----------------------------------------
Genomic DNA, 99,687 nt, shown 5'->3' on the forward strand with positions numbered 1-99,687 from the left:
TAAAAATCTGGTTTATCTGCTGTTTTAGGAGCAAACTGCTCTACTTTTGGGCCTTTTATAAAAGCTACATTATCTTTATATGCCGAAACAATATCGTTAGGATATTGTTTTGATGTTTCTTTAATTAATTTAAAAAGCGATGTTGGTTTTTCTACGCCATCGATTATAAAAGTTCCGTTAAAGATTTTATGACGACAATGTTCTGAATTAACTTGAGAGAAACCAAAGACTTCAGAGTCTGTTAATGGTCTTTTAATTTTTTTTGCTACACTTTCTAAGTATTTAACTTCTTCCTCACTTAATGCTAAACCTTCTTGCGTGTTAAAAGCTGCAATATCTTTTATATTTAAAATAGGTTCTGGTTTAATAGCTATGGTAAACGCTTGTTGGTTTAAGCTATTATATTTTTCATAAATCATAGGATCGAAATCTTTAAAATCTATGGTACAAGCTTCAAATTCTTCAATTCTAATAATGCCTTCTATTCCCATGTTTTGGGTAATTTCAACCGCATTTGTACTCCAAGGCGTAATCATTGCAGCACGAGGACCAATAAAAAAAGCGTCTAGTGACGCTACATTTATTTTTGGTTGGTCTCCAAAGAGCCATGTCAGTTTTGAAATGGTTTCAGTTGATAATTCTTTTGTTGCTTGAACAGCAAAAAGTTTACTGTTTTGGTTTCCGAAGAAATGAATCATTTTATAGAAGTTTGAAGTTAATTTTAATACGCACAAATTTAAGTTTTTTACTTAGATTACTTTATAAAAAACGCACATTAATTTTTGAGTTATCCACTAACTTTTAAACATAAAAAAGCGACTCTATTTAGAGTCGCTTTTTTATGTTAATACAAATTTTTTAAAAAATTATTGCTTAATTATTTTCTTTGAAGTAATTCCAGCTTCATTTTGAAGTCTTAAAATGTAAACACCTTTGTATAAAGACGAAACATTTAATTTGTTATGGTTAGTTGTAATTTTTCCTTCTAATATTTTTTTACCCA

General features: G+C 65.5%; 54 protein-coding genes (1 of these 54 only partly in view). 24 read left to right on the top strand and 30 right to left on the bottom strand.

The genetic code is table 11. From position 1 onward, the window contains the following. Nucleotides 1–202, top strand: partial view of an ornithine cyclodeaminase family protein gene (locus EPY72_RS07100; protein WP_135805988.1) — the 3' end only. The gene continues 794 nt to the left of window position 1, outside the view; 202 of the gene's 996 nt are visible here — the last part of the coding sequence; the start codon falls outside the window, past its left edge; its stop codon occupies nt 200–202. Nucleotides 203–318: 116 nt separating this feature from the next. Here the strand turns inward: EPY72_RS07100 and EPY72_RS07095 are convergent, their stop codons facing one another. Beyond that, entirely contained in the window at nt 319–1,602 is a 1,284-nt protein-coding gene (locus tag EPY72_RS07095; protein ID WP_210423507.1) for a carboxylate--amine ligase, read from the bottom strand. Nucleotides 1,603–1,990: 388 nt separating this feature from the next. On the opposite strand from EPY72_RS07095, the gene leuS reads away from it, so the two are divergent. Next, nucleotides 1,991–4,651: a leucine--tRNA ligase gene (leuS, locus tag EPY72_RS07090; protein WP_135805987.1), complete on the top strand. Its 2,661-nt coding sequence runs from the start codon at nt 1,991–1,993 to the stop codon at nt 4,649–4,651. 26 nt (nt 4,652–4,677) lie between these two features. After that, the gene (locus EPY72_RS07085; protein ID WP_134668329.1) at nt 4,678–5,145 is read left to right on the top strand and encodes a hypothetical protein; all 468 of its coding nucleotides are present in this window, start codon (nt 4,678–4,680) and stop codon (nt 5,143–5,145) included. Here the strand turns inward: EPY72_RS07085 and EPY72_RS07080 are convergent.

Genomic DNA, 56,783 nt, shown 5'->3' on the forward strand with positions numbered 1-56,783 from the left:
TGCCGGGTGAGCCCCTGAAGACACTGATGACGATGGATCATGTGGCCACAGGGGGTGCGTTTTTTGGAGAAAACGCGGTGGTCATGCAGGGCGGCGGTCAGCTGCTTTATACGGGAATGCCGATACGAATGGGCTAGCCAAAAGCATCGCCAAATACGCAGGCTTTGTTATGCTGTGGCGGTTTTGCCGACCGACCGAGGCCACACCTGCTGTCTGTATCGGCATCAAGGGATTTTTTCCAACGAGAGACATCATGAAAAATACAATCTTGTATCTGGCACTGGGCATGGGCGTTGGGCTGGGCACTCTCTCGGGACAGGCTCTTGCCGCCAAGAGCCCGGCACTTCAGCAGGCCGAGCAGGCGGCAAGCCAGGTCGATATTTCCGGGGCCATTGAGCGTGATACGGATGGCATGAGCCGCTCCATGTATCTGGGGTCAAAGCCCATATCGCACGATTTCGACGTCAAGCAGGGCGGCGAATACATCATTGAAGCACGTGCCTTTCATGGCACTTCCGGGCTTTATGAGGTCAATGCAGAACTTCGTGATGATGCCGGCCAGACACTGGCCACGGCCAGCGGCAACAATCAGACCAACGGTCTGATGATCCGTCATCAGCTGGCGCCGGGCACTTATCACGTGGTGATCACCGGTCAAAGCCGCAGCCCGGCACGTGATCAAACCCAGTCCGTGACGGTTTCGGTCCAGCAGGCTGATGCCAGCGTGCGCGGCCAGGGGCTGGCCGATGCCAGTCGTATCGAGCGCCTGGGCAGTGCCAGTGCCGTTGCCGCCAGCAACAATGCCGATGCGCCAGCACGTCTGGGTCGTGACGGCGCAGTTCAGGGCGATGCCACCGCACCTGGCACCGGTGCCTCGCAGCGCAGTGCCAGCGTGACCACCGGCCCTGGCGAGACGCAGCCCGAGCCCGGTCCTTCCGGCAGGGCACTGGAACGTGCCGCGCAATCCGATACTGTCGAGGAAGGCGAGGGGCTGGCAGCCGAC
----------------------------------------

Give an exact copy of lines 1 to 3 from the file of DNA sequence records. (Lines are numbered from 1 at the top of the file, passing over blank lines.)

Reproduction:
Genomic DNA, 99,687 nt, shown 5'->3' on the forward strand with positions numbered 1-99,687 from the left:
TAAAAATCTGGTTTATCTGCTGTTTTAGGAGCAAACTGCTCTACTTTTGGGCCTTTTATAAAAGCTACATTATCTTTATATGCCGAAACAATATCGTTAGGATATTGTTTTGATGTTTCTTTAATTAATTTAAAAAGCGATGTTGGTTTTTCTACGCCATCGATTATAAAAGTTCCGTTAAAGATTTTATGACGACAATGTTCTGAATTAACTTGAGAGAAACCAAAGACTTCAGAGTCTGTTAATGGTCTTTTAATTTTTTTTGCTACACTTTCTAAGTATTTAACTTCTTCCTCACTTAATGCTAAACCTTCTTGCGTGTTAAAAGCTGCAATATCTTTTATATTTAAAATAGGTTCTGGTTTAATAGCTATGGTAAACGCTTGTTGGTTTAAGCTATTATATTTTTCATAAATCATAGGATCGAAATCTTTAAAATCTATGGTACAAGCTTCAAATTCTTCAATTCTAATAATGCCTTCTATTCCCATGTTTTGGGTAATTTCAACCGCATTTGTACTCCAAGGCGTAATCATTGCAGCACGAGGACCAATAAAAAAAGCGTCTAGTGACGCTACATTTATTTTTGGTTGGTCTCCAAAGAGCCATGTCAGTTTTGAAATGGTTTCAGTTGATAATTCTTTTGTTGCTTGAACAGCAAAAAGTTTACTGTTTTGGTTTCCGAAGAAATGAATCATTTTATAGAAGTTTGAAGTTAATTTTAATACGCACAAATTTAAGTTTTTTACTTAGATTACTTTATAAAAAACGCACATTAATTTTTGAGTTATCCACTAACTTTTAAACATAAAAAAGCGACTCTATTTAGAGTCGCTTTTTTATGTTAATACAAATTTTTTAAAAAATTATTGCTTAATTATTTTCTTTGAAGTAATTCCAGCTTCATTTTGAAGTCTTAAAATGTAAACACCTTTGTATAAAGACGAAACATTTAATTTGTTATGGTTAGTTGTAATTTTTCCTTCTAATATTTTTTTACCCA

General features: G+C 65.5%; 54 protein-coding genes (1 of these 54 only partly in view). 24 read left to right on the top strand and 30 right to left on the bottom strand.